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              Physical activity during school recess: a systematic review.

              Interest has increased in examining the physical activity levels of young people during school recess. Identifying correlates of their recess physical activity behaviors is timely, and would inform school-based physical activity programming and intervention development. The review examined the correlates of children's and adolescent's physical activity during school recess periods. A systematic search of six electronic databases, reference lists, and personal archives identified 53 studies (47 focused on children) published between January 1990 and April 2011 that met the inclusion criteria. Data were analyzed in 2011. Correlates were categorized using the social-ecological framework. Forty-four variables were identified across the four levels of the social-ecological framework, although few correlates were studied repeatedly at each level. Positive associations were found of overall facility provision, unfixed equipment, and perceived encouragement with recess physical activity. Results revealed that boys were more active than girls. Providing access to school facilities, providing unfixed equipment, and identifying ways to promote encouragement for physical activity have the potential to inform strategies to increase physical activity levels during recess periods. Copyright © 2012 American Journal of Preventive Medicine. Published by Elsevier Inc. All rights reserved.

                Author and article information

                BMJ Open
                BMJ Open
                BMJ Open
                BMJ Publishing Group (BMA House, Tavistock Square, London, WC1H 9JR )
                23 June 2020
                : 10
                : 6
                : e034586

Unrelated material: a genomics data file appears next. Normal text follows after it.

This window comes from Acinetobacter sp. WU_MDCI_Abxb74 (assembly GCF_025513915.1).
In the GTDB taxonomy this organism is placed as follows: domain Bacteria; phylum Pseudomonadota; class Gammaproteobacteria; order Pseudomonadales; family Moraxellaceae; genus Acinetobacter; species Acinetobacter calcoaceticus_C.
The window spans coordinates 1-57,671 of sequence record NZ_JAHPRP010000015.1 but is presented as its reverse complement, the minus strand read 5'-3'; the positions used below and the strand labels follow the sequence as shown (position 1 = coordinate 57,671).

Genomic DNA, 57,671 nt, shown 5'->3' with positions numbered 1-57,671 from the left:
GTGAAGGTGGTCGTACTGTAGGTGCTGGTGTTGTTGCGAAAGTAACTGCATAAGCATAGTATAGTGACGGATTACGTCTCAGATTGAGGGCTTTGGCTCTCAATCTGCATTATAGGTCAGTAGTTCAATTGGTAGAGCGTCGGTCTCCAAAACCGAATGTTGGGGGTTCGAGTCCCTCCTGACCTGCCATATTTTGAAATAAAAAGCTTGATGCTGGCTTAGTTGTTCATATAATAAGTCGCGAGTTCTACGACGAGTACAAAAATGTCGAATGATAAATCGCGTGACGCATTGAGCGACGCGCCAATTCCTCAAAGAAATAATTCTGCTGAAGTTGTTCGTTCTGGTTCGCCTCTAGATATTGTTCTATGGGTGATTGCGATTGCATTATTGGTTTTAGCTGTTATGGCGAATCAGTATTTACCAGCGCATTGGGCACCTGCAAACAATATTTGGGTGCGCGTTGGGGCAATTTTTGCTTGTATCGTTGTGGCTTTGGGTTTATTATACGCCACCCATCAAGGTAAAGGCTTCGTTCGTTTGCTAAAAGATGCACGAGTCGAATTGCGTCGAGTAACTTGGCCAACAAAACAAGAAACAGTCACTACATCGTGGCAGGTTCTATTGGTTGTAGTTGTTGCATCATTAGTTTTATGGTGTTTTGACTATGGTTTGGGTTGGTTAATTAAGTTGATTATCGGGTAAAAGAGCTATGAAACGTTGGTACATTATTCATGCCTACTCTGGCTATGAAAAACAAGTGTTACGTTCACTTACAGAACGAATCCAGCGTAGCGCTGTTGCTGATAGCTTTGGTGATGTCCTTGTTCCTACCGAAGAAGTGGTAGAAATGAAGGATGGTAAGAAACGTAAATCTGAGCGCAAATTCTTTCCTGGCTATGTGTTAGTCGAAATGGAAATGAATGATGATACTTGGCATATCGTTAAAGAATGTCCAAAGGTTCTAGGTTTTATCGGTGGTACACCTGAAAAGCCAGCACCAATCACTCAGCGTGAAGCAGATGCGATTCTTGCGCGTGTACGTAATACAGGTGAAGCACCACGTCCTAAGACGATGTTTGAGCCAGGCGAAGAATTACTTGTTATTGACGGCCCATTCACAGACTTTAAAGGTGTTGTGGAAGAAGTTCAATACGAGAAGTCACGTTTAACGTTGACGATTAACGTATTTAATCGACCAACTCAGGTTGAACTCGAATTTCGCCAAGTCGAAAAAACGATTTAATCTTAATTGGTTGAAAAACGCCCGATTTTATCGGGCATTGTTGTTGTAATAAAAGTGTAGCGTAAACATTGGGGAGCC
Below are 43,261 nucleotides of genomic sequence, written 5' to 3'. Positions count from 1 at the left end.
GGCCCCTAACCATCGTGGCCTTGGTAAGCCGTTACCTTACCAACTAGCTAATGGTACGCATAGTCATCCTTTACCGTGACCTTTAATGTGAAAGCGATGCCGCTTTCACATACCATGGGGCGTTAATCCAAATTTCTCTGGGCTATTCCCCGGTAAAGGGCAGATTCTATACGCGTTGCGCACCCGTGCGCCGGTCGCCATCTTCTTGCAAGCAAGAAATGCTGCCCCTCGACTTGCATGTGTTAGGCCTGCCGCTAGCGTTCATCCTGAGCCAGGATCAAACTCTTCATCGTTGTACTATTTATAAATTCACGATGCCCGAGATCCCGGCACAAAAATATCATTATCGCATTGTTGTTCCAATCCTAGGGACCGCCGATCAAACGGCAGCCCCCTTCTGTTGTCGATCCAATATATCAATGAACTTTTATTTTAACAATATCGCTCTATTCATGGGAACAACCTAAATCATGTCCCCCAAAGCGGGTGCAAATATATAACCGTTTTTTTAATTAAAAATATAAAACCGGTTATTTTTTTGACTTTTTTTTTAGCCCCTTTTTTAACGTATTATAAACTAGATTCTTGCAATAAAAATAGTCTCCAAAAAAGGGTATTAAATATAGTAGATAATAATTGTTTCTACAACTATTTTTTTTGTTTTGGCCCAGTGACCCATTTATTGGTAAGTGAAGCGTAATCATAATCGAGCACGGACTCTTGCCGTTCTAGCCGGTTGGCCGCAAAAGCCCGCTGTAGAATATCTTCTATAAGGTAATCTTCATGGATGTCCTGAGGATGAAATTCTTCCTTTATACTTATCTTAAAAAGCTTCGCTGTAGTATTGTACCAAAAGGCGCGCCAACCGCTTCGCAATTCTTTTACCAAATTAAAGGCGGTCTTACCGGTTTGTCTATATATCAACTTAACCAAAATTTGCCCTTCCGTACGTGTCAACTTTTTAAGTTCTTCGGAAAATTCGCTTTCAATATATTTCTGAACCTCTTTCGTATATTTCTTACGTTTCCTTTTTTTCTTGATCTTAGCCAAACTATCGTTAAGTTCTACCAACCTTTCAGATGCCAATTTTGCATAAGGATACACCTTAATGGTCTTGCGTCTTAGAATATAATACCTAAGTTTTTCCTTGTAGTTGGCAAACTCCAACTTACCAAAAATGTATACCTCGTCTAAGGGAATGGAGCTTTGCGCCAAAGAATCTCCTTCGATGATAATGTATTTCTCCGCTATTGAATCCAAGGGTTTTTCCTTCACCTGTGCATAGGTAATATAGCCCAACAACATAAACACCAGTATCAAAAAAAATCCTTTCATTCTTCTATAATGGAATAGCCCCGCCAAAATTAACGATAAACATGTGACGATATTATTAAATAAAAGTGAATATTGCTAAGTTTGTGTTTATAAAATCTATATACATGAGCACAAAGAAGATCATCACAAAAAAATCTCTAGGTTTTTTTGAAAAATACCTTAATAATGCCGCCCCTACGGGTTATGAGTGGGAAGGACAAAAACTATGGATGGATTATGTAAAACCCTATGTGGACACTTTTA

[1 ]departmentPrevention Research Collaboration, Sydney School of Public Health , University of Sydney , Camperdown, New South Wales, Australia
                [2 ]The Australian Prevention Partnership Centre , Sydney, New South Wales, Australia
                [3 ]departmentCentre for Research and Action in Public Health, Faculty of Health , University of Canberra , Canberra, Australian Capital Territory, Australia
                [4 ]Northern Sydney Local Health District Health Promotion , Brookvale, New South Wales, Australia
                Author notes
                [Correspondence to ] Dr Anne C Grunseit; anne.grunseit@ 123456sydney.edu.au
                Author information
                © Author(s) (or their employer(s)) 2020. Re-use permitted under CC BY-NC. No commercial re-use. See rights and permissions. Published by BMJ.

                This is an open access article distributed in accordance with the Creative Commons Attribution Non Commercial (CC BY-NC 4.0) license, which permits others to distribute, remix, adapt, build upon this work non-commercially, and license their derivative works on different terms, provided the original work is properly cited, appropriate credit is given, any changes made indicated, and the use is non-commercial. See:  http://creativecommons.org/licenses/by-nc/4.0/.

                : 28 September 2019
                : 30 April 2020
                : 29 May 2020
                Funded by: Northern Sydney Local Health District;
                Public Health
                Original research
                Custom metadata

                physical activity,playground space,children,primary schools
                physical activity, playground space, children, primary schools